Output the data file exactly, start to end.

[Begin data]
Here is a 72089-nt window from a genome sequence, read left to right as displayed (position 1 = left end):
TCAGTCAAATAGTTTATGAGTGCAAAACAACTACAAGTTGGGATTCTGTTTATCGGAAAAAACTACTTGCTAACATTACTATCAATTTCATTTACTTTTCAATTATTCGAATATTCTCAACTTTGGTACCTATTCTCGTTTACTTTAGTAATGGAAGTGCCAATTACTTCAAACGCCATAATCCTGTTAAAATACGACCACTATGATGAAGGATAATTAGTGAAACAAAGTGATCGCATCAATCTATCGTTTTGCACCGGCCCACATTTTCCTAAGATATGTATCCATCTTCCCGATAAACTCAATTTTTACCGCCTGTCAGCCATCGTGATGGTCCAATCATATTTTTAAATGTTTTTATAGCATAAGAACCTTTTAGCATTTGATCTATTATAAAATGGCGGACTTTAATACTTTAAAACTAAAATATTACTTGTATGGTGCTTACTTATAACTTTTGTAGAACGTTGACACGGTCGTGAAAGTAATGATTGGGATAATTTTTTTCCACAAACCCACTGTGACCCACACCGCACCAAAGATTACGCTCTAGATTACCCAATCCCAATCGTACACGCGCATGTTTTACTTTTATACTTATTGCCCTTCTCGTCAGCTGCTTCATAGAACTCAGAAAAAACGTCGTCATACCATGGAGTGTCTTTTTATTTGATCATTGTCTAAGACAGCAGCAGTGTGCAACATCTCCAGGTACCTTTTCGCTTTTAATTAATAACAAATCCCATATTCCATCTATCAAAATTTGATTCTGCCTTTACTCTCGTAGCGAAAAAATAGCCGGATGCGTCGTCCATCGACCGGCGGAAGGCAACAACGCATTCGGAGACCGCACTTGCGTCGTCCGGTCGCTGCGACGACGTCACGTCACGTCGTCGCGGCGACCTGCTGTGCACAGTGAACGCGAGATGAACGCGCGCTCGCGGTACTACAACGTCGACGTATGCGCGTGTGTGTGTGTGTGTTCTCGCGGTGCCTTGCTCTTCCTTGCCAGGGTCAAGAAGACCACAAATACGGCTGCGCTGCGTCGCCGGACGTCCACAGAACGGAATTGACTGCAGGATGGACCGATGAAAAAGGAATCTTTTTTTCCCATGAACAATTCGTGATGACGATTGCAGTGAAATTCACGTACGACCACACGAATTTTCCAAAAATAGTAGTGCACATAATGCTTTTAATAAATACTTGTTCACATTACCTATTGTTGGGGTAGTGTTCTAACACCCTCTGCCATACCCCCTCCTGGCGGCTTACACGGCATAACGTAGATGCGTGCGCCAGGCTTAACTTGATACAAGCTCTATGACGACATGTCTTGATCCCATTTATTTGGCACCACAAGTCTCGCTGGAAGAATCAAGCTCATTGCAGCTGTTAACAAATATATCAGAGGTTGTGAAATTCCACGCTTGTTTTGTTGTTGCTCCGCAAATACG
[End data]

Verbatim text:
Here is a 72089-nt window from a genome sequence, read left to right as displayed (position 1 = left end):
TCAGTCAAATAGTTTATGAGTGCAAAACAACTACAAGTTGGGATTCTGTTTATCGGAAAAAACTACTTGCTAACATTACTATCAATTTCATTTACTTTTCAATTATTCGAATATTCTCAACTTTGGTACCTATTCTCGTTTACTTTAGTAATGGAAGTGCCAATTACTTCAAACGCCATAATCCTGTTAAAATACGACCACTATGATGAAGGATAATTAGTGAAACAAAGTGATCGCATCAATCTATCGTTTTGCACCGGCCCACATTTTCCTAAGATATGTATCCATCTTCCCGATAAACTCAATTTTTACCGCCTGTCAGCCATCGTGATGGTCCAATCATATTTTTAAATGTTTTTATAGCATAAGAACCTTTTAGCATTTGATCTATTATAAAATGGCGGACTTTAATACTTTAAAACTAAAATATTACTTGTATGGTGCTTACTTATAACTTTTGTAGAACGTTGACACGGTCGTGAAAGTAATGATTGGGATAATTTTTTTCCACAAACCCACTGTGACCCACACCGCACCAAAGATTACGCTCTAGATTACCCAATCCCAATCGTACACGCGCATGTTTTACTTTTATACTTATTGCCCTTCTCGTCAGCTGCTTCATAGAACTCAGAAAAAACGTCGTCATACCATGGAGTGTCTTTTTATTTGATCATTGTCTAAGACAGCAGCAGTGTGCAACATCTCCAGGTACCTTTTCGCTTTTAATTAATAACAAATCCCATATTCCATCTATCAAAATTTGATTCTGCCTTTACTCTCGTAGCGAAAAAATAGCCGGATGCGTCGTCCATCGACCGGCGGAAGGCAACAACGCATTCGGAGACCGCACTTGCGTCGTCCGGTCGCTGCGACGACGTCACGTCACGTCGTCGCGGCGACCTGCTGTGCACAGTGAACGCGAGATGAACGCGCGCTCGCGGTACTACAACGTCGACGTATGCGCGTGTGTGTGTGTGTGTTCTCGCGGTGCCTTGCTCTTCCTTGCCAGGGTCAAGAAGACCACAAATACGGCTGCGCTGCGTCGCCGGACGTCCACAGAACGGAATTGACTGCAGGATGGACCGATGAAAAAGGAATCTTTTTTTCCCATGAACAATTCGTGATGACGATTGCAGTGAAATTCACGTACGACCACACGAATTTTCCAAAAATAGTAGTGCACATAATGCTTTTAATAAATACTTGTTCACATTACCTATTGTTGGGGTAGTGTTCTAACACCCTCTGCCATACCCCCTCCTGGCGGCTTACACGGCATAACGTAGATGCGTGCGCCAGGCTTAACTTGATACAAGCTCTATGACGACATGTCTTGATCCCATTTATTTGGCACCACAAGTCTCGCTGGAAGAATCAAGCTCATTGCAGCTGTTAACAAATATATCAGAGGTTGTGAAATTCCACGCTTGTTTTGTTGTTGCTCCGCAAATACG